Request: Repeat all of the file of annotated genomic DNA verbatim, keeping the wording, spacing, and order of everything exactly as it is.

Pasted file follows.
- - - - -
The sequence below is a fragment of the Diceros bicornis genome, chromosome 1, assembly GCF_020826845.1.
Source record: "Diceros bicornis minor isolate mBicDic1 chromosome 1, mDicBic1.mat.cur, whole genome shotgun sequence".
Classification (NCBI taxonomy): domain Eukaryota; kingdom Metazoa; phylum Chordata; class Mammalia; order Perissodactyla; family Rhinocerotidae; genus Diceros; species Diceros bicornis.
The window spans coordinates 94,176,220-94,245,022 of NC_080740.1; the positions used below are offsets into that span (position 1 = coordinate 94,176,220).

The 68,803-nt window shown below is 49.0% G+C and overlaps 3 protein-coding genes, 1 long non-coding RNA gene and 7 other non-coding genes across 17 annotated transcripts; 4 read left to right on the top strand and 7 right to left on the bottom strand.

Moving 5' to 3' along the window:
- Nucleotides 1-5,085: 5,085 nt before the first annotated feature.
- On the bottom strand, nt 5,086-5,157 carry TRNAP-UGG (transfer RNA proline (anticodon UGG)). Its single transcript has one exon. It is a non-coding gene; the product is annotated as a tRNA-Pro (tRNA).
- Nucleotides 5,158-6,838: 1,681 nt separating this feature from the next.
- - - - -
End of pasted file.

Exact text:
The sequence below is a fragment of the Diceros bicornis genome, chromosome 1, assembly GCF_020826845.1.
Source record: "Diceros bicornis minor isolate mBicDic1 chromosome 1, mDicBic1.mat.cur, whole genome shotgun sequence".
Classification (NCBI taxonomy): domain Eukaryota; kingdom Metazoa; phylum Chordata; class Mammalia; order Perissodactyla; family Rhinocerotidae; genus Diceros; species Diceros bicornis.
The window spans coordinates 94,176,220-94,245,022 of NC_080740.1; the positions used below are offsets into that span (position 1 = coordinate 94,176,220).

The 68,803-nt window shown below is 49.0% G+C and overlaps 3 protein-coding genes, 1 long non-coding RNA gene and 7 other non-coding genes across 17 annotated transcripts; 4 read left to right on the top strand and 7 right to left on the bottom strand.

Moving 5' to 3' along the window:
- Nucleotides 1-5,085: 5,085 nt before the first annotated feature.
- On the bottom strand, nt 5,086-5,157 carry TRNAP-UGG (transfer RNA proline (anticodon UGG)). Its single transcript has one exon. It is a non-coding gene; the product is annotated as a tRNA-Pro (tRNA).
- Nucleotides 5,158-6,838: 1,681 nt separating this feature from the next.